Each summer, in mid-June,
I load the car with computer gear, Risk Management Reports files, warm-weather clothing and a store of reading, and drive five hours
northeast to Tenants Harbor, Maine. There I set up operations for three full months
of reorienting my thinking and changing from my normal pace of life in Lyme, Connecticut.
Yes, I admit that I am retired, but even a septuagenarian requires a periodic shift
in focus. It’s this change that clears the mind and revives the spirit. Part of my shift is
a result of serving as the financial officer, general factotum and handyman for a junior sailing
program that runs for six weeks just off our dock in the harbor. Outboards that fail to
run, lost battens, missing clevis pins, holes in sails, damaged mast-steps, carving a new
bailer from a plastic bottle, a VHF radio dropped into the drink, parents anxious about their
offspring: all require the immediate attention of the nearest adult, and I drop my reading,
writing and emailing to respond to each new crisis. They materialize like midgets
exiting the tiny car at the circus. It’s amazing that, at the end of most days, I’ve
lived and breathed only sailboats, without a thought about risk management!
And that’s my point. In this hyperactive world of workaholics and over-achievers, where
a 40-hour workweek is considered laughable by the denizens of Washington, Wall Street,
the City and Mumbai, I see too many signs of over-focus. Government and corporate
objectives take top priority. Employees respond with ten and twelve hour workdays. In
Germany one company persuaded its union to shift to a 40-hour workweek instead of the
conventional 35 without any increase in pay, trying to catch up with the vaunted US
"productivity." This mantra of "productivity," increasing total per-person financial
output, overlooks the idea that quality of output is more important than financial volume.
In government one result of over-focus is the growing prevalence of “groupthink,” the
inability or unwillingness of staff to challenge the ideas of aggressive leaders, following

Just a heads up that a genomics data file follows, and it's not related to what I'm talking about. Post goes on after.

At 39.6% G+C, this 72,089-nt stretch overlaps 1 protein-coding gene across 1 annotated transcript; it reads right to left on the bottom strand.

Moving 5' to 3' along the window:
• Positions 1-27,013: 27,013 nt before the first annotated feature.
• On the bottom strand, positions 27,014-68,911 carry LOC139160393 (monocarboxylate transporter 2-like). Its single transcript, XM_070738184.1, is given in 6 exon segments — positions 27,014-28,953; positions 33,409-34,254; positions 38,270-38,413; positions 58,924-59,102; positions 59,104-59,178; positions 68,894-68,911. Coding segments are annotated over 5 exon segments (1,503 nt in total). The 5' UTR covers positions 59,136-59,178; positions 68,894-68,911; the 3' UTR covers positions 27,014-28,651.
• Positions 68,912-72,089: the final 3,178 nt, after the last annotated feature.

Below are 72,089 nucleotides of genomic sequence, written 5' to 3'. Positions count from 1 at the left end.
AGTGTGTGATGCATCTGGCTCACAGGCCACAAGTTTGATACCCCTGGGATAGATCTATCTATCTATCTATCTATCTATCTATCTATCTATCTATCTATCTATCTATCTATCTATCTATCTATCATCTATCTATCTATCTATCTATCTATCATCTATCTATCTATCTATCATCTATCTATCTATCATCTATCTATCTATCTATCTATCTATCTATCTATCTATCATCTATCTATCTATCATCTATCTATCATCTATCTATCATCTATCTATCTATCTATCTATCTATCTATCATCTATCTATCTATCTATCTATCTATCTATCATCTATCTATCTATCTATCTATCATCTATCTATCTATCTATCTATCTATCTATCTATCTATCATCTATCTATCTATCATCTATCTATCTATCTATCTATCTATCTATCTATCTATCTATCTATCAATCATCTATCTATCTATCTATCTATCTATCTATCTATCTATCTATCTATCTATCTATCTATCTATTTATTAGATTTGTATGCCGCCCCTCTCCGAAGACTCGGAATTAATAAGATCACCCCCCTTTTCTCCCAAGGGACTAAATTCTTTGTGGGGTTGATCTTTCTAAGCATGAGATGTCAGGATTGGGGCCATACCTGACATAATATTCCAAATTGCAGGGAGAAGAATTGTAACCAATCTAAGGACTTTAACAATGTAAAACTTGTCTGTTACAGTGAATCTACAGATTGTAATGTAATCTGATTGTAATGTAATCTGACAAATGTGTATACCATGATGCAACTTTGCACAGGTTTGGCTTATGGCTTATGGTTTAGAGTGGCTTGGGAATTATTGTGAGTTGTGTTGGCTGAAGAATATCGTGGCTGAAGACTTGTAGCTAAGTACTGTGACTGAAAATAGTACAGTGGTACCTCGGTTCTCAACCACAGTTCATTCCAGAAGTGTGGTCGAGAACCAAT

them blindly into chaos. Barbara Ehrenreich summed it up correctly: "while the capacity
for groupthink is an endearing part of our (US) legacy as social animals, it’s also a
common precedent for self-destruction." (The New York Times, July 15, 2004). Some of
this is religious in nature. Is there any major difference between the narrow-minded
"biblical worldview" of some in Washington and Jerusalem and that of the fundamental
Islamics in Riyadh, Teheran and Baghdad? A different hymnal, yes, but these are the
same misinterpretations based on
an unwillingness to violate "principles." And could this
groupthink be the result of an incessant over-focus, without taking the time to step away
from the fray and consider other options? Skepticism is a critical ingredient of rational
focus. Hendrik Hertzberg explained this well in a short piece in The New Yorker (March
19, 2001): "Acts that are ’faith-based’ stand a good chance of being beneficial to
humanity, but not a better chance than acts that are skepticism-based—that is, grounded
in an understanding of morality that does not rely on fear (or love) of divine authority (or
any other kind of authority, for that matter)."
I have no criticism of applying total concentration when it is warranted. Professional
golfers demonstrate this intensity on their tours, and the victory of Todd Hamilton in the
British Open in July was a clear illustration of his ability to shut out extraneous noise and
play the game. Similarly, the face of Lance Armstrong winning mountain stages and time
trials in the Tour de France showed the same level of uncorrupted concentration and
focus. Yet golfers and cyclists alike shut down their focus each day and between
tournaments and races. Their ability to unfocus and shift their views may be the secret of
their long-term success.
This is the lesson I learn from my annual shift from Lyme to Maine: a change in focus
inevitably recharges my enthusiasm and interest in our fascinating discipline. In a world
of over-focus, we, as risk managers, should suggest more time to refocus our thoughts.
It was only the sea sounding weary
after so many lifetimes
of pretending to be rushing off somewhere
and never getting anywhere.
Charles Simic, "Late September", The New Yorker,
September 16, 2002